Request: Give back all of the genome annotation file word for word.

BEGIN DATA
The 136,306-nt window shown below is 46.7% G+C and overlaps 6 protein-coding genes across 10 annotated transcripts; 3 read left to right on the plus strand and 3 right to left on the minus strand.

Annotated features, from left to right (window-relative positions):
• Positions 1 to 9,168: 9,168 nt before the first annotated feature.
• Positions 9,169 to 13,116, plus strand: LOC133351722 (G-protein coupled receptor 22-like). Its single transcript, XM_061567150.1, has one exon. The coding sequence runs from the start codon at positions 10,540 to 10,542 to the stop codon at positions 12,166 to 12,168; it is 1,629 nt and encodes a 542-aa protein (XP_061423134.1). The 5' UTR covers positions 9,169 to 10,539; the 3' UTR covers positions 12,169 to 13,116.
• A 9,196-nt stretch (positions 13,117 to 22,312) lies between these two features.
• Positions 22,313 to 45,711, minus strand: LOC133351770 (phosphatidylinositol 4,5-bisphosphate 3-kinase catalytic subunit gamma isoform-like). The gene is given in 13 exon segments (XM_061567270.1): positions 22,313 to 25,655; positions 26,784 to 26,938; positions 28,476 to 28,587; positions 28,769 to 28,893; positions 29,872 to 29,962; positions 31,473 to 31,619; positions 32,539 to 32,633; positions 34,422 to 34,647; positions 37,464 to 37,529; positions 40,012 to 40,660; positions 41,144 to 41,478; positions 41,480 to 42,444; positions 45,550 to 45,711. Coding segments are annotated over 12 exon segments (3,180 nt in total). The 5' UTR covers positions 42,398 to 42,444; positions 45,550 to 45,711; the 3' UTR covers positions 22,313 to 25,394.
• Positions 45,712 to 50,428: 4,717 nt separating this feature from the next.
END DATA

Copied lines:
The 136,306-nt window shown below is 46.7% G+C and overlaps 6 protein-coding genes across 10 annotated transcripts; 3 read left to right on the plus strand and 3 right to left on the minus strand.

Annotated features, from left to right (window-relative positions):
• Positions 1 to 9,168: 9,168 nt before the first annotated feature.
• Positions 9,169 to 13,116, plus strand: LOC133351722 (G-protein coupled receptor 22-like). Its single transcript, XM_061567150.1, has one exon. The coding sequence runs from the start codon at positions 10,540 to 10,542 to the stop codon at positions 12,166 to 12,168; it is 1,629 nt and encodes a 542-aa protein (XP_061423134.1). The 5' UTR covers positions 9,169 to 10,539; the 3' UTR covers positions 12,169 to 13,116.
• A 9,196-nt stretch (positions 13,117 to 22,312) lies between these two features.
• Positions 22,313 to 45,711, minus strand: LOC133351770 (phosphatidylinositol 4,5-bisphosphate 3-kinase catalytic subunit gamma isoform-like). The gene is given in 13 exon segments (XM_061567270.1): positions 22,313 to 25,655; positions 26,784 to 26,938; positions 28,476 to 28,587; positions 28,769 to 28,893; positions 29,872 to 29,962; positions 31,473 to 31,619; positions 32,539 to 32,633; positions 34,422 to 34,647; positions 37,464 to 37,529; positions 40,012 to 40,660; positions 41,144 to 41,478; positions 41,480 to 42,444; positions 45,550 to 45,711. Coding segments are annotated over 12 exon segments (3,180 nt in total). The 5' UTR covers positions 42,398 to 42,444; positions 45,550 to 45,711; the 3' UTR covers positions 22,313 to 25,394.
• Positions 45,712 to 50,428: 4,717 nt separating this feature from the next.